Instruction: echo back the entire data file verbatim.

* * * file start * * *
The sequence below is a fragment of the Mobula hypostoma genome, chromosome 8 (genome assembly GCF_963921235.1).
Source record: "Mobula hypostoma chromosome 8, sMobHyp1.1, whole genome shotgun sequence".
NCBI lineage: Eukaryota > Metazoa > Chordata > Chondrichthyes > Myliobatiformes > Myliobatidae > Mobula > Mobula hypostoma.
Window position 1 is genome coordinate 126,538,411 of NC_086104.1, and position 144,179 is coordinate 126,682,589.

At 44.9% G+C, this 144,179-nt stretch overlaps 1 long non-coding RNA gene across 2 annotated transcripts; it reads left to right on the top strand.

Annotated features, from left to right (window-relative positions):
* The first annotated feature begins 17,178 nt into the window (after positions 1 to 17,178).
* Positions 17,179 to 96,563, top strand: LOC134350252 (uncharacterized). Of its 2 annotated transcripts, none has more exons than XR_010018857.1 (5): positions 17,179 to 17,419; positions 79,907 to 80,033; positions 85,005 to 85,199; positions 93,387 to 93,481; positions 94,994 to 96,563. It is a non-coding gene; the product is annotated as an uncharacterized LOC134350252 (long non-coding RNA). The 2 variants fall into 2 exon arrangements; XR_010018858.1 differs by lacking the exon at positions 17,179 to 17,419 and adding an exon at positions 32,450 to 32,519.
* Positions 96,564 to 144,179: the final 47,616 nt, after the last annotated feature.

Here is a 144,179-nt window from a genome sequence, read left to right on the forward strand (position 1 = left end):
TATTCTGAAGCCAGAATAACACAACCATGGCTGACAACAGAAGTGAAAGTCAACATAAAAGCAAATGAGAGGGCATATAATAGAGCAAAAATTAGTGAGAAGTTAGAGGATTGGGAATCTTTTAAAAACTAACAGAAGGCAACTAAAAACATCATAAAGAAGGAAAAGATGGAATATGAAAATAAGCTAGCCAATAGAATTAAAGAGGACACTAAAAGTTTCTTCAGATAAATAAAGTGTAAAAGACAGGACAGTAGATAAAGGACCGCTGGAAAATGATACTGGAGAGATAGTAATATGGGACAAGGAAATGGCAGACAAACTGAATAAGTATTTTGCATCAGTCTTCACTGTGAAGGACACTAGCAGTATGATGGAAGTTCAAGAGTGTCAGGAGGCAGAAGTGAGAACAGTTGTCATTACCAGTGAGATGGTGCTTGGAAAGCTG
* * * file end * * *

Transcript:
The sequence below is a fragment of the Mobula hypostoma genome, chromosome 8 (genome assembly GCF_963921235.1).
Source record: "Mobula hypostoma chromosome 8, sMobHyp1.1, whole genome shotgun sequence".
NCBI lineage: Eukaryota > Metazoa > Chordata > Chondrichthyes > Myliobatiformes > Myliobatidae > Mobula > Mobula hypostoma.
Window position 1 is genome coordinate 126,538,411 of NC_086104.1, and position 144,179 is coordinate 126,682,589.

At 44.9% G+C, this 144,179-nt stretch overlaps 1 long non-coding RNA gene across 2 annotated transcripts; it reads left to right on the top strand.

Annotated features, from left to right (window-relative positions):
* The first annotated feature begins 17,178 nt into the window (after positions 1 to 17,178).
* Positions 17,179 to 96,563, top strand: LOC134350252 (uncharacterized). Of its 2 annotated transcripts, none has more exons than XR_010018857.1 (5): positions 17,179 to 17,419; positions 79,907 to 80,033; positions 85,005 to 85,199; positions 93,387 to 93,481; positions 94,994 to 96,563. It is a non-coding gene; the product is annotated as an uncharacterized LOC134350252 (long non-coding RNA). The 2 variants fall into 2 exon arrangements; XR_010018858.1 differs by lacking the exon at positions 17,179 to 17,419 and adding an exon at positions 32,450 to 32,519.
* Positions 96,564 to 144,179: the final 47,616 nt, after the last annotated feature.

Here is a 144,179-nt window from a genome sequence, read left to right on the forward strand (position 1 = left end):
TATTCTGAAGCCAGAATAACACAACCATGGCTGACAACAGAAGTGAAAGTCAACATAAAAGCAAATGAGAGGGCATATAATAGAGCAAAAATTAGTGAGAAGTTAGAGGATTGGGAATCTTTTAAAAACTAACAGAAGGCAACTAAAAACATCATAAAGAAGGAAAAGATGGAATATGAAAATAAGCTAGCCAATAGAATTAAAGAGGACACTAAAAGTTTCTTCAGATAAATAAAGTGTAAAAGACAGGACAGTAGATAAAGGACCGCTGGAAAATGATACTGGAGAGATAGTAATATGGGACAAGGAAATGGCAGACAAACTGAATAAGTATTTTGCATCAGTCTTCACTGTGAAGGACACTAGCAGTATGATGGAAGTTCAAGAGTGTCAGGAGGCAGAAGTGAGAACAGTTGTCATTACCAGTGAGATGGTGCTTGGAAAGCTG